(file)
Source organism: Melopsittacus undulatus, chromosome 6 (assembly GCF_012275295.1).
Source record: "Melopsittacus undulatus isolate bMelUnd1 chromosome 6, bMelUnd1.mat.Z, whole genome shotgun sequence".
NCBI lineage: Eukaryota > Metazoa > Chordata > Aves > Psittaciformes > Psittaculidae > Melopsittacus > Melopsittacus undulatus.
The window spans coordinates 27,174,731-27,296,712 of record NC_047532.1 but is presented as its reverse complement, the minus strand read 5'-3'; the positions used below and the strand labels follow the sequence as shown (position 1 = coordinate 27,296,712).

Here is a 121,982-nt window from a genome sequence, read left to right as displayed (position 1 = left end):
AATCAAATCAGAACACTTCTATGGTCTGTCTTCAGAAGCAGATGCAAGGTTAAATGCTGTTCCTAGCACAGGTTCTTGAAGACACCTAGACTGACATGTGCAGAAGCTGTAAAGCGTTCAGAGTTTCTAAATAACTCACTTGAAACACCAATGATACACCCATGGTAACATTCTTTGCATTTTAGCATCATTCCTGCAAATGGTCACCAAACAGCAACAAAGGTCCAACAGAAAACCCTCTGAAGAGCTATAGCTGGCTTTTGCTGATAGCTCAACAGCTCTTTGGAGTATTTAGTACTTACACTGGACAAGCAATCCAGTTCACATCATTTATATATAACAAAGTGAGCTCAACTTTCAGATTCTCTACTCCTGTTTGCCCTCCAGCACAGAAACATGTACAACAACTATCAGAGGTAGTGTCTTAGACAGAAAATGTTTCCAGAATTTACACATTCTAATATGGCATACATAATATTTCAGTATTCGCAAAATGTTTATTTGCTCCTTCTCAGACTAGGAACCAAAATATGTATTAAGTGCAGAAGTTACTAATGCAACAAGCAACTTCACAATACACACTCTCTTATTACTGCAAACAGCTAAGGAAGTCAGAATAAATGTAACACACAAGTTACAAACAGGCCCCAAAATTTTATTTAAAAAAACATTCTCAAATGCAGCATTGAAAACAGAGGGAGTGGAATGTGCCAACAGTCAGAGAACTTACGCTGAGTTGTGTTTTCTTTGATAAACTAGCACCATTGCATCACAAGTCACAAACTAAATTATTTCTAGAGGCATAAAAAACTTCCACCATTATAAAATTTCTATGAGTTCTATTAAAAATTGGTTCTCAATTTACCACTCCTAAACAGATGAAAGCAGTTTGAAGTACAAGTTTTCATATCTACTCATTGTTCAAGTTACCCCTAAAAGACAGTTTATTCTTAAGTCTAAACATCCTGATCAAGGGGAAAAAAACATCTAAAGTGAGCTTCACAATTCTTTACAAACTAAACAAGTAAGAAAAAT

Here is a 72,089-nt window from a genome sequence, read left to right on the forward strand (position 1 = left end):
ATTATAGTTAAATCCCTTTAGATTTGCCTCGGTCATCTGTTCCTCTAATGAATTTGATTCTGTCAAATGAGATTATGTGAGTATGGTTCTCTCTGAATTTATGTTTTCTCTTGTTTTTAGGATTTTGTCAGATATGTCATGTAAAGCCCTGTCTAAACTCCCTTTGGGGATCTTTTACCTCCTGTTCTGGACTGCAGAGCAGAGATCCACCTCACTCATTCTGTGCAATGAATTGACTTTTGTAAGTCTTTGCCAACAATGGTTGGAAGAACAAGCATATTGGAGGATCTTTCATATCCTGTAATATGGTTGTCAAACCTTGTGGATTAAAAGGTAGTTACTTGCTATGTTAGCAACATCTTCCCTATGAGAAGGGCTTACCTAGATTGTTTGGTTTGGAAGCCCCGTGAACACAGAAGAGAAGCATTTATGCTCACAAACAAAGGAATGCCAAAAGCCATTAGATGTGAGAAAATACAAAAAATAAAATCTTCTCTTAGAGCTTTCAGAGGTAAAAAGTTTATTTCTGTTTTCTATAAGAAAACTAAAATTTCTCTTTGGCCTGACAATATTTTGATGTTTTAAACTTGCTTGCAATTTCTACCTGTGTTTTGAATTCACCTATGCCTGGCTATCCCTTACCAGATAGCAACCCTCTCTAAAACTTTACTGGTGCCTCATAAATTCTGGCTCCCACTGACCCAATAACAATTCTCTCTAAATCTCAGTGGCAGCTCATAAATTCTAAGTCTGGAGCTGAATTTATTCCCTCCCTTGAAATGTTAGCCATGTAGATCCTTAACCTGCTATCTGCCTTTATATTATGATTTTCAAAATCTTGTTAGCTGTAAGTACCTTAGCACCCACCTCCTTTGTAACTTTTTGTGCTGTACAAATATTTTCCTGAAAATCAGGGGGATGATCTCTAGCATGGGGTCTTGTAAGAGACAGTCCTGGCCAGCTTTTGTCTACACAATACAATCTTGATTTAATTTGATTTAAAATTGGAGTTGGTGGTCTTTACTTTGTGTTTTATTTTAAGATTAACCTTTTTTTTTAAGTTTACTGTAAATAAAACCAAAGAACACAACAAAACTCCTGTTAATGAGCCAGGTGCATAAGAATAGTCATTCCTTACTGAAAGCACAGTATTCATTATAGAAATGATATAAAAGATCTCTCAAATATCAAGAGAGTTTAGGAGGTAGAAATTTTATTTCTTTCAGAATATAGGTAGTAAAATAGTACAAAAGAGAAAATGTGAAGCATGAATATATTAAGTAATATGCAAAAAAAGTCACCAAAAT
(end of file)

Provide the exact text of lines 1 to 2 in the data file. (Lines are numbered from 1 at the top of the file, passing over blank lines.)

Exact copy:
Source organism: Melopsittacus undulatus, chromosome 6 (assembly GCF_012275295.1).
Source record: "Melopsittacus undulatus isolate bMelUnd1 chromosome 6, bMelUnd1.mat.Z, whole genome shotgun sequence".